(RxWiki News) Many diabetics are unaware that their kidneys have been damaged until the disease has already taken its toll, according to UK researchers.
Professor Gurch Randhawa, director of the Institute for Health Research at the University of Bedordshire, and colleagues spoke with 48 patients with diabetes. The researchers found that the patients were surprised, fearful, and expressed regret upon finding out that their kidney's had been detrimentally impacted.
With the help of research fellow Emma Wilkinson, Professor Randhawa investigated how the experiences, knowledge, and attitudes differed between white patients and South Asian patients upon discovering that diabetes affected their kidneys. The researchers spoke with 23 South Asian patients and 25 white patients between the ages of 34 and 79. All the study participants had type 2 diabetes and had been accepted for clinical review at a specialist renal department.
Randhawa and Wilkinson found that many of the patients did not know that their kidneys might have problems until they were referred to a renal specialist. Many South Asian patients even stated that both kidney problems and diabetes were common among their friends and family, yet they did not recognize a connection between the two health problems.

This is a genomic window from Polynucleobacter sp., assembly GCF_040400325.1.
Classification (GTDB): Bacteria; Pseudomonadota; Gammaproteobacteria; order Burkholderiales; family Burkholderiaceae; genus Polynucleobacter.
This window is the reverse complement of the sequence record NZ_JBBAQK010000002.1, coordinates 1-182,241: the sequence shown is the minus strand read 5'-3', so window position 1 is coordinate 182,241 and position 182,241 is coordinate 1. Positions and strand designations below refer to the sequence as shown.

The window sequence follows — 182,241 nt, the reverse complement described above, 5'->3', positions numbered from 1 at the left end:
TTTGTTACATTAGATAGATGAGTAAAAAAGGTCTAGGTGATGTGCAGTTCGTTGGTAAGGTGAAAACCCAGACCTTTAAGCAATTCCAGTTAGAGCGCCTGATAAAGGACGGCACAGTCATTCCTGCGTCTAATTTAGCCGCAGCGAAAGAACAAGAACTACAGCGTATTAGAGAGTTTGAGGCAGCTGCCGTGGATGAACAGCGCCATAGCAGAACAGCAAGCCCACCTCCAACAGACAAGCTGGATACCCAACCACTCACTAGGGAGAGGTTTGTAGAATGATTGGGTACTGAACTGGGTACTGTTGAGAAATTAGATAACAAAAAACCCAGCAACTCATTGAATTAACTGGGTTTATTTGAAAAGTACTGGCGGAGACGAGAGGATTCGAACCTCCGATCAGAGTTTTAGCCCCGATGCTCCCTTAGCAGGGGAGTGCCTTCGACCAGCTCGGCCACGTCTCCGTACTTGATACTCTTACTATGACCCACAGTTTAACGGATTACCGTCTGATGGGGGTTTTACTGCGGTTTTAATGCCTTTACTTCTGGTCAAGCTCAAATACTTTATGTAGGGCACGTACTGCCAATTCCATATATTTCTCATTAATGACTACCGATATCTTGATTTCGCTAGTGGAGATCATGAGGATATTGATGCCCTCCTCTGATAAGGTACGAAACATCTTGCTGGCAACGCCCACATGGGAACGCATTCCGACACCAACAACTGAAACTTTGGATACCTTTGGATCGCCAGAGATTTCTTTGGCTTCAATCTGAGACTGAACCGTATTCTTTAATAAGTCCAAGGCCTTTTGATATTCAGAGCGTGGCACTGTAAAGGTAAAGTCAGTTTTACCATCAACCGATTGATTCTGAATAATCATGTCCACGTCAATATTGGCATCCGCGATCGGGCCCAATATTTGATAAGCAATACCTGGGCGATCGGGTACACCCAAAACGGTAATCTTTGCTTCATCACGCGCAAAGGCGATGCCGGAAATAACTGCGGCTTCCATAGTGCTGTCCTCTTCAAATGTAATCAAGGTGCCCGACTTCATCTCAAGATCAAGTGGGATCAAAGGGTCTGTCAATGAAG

The study participants saw their diagnosis of kidney problems as a wake-up call that they needed to improve their management of their condition. However, many were curious as to why they were not better informed of the link between diabetes and kidney problems.
According to Professor Randhawa, the lack of awareness about the relationship between diabetes and kidney function is partially due to lack of information provided to diabetes patients. Randhawa concludes that the long-term educational needs of diabetes patients are just as important as the educational needs of newly diagnosed patients.
Diabetes is the most common cause of kidney failure. Almost 44 percent of of kidney failure cases are caused by diabetes. Nearly 180,000 people are living with kidney failure as a result of diabetes.
The study by Professor Randhawa and Emma Wilkinson appears in the March issue of the Journal of Renal Care.